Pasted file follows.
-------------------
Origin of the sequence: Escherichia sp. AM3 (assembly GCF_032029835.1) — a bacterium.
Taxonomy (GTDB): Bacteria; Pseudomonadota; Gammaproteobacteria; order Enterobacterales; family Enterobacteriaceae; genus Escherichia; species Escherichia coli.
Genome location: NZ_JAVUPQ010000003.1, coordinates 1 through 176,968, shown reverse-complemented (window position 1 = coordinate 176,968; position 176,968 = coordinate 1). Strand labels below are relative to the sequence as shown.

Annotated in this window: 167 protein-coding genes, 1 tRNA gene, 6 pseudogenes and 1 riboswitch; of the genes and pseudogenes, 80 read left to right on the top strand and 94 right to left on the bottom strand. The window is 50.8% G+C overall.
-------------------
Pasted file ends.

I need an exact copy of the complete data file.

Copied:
Origin of the sequence: Escherichia sp. AM3 (assembly GCF_032029835.1) — a bacterium.
Taxonomy (GTDB): Bacteria; Pseudomonadota; Gammaproteobacteria; order Enterobacterales; family Enterobacteriaceae; genus Escherichia; species Escherichia coli.
Genome location: NZ_JAVUPQ010000003.1, coordinates 1 through 176,968, shown reverse-complemented (window position 1 = coordinate 176,968; position 176,968 = coordinate 1). Strand labels below are relative to the sequence as shown.

Annotated in this window: 167 protein-coding genes, 1 tRNA gene, 6 pseudogenes and 1 riboswitch; of the genes and pseudogenes, 80 read left to right on the top strand and 94 right to left on the bottom strand. The window is 50.8% G+C overall.